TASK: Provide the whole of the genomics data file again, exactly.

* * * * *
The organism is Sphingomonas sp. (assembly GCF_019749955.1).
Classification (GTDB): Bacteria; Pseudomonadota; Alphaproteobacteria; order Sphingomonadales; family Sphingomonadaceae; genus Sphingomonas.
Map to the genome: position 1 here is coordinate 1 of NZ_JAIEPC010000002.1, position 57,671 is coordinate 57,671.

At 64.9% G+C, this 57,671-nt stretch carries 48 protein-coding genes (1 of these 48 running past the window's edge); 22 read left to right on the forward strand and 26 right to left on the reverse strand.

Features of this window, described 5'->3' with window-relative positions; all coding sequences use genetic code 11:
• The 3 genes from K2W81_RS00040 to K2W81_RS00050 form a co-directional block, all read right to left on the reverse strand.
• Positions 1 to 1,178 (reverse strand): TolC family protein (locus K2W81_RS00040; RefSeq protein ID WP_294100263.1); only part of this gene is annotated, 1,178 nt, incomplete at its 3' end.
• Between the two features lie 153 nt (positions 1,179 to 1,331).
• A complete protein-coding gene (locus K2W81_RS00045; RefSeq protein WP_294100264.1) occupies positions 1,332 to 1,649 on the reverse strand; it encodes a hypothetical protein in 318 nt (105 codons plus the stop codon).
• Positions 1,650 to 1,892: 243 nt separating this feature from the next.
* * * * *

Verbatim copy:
The organism is Sphingomonas sp. (assembly GCF_019749955.1).
Classification (GTDB): Bacteria; Pseudomonadota; Alphaproteobacteria; order Sphingomonadales; family Sphingomonadaceae; genus Sphingomonas.
Map to the genome: position 1 here is coordinate 1 of NZ_JAIEPC010000002.1, position 57,671 is coordinate 57,671.

At 64.9% G+C, this 57,671-nt stretch carries 48 protein-coding genes (1 of these 48 running past the window's edge); 22 read left to right on the forward strand and 26 right to left on the reverse strand.

Features of this window, described 5'->3' with window-relative positions; all coding sequences use genetic code 11:
• The 3 genes from K2W81_RS00040 to K2W81_RS00050 form a co-directional block, all read right to left on the reverse strand.
• Positions 1 to 1,178 (reverse strand): TolC family protein (locus K2W81_RS00040; RefSeq protein ID WP_294100263.1); only part of this gene is annotated, 1,178 nt, incomplete at its 3' end.
• Between the two features lie 153 nt (positions 1,179 to 1,331).
• A complete protein-coding gene (locus K2W81_RS00045; RefSeq protein WP_294100264.1) occupies positions 1,332 to 1,649 on the reverse strand; it encodes a hypothetical protein in 318 nt (105 codons plus the stop codon).
• Positions 1,650 to 1,892: 243 nt separating this feature from the next.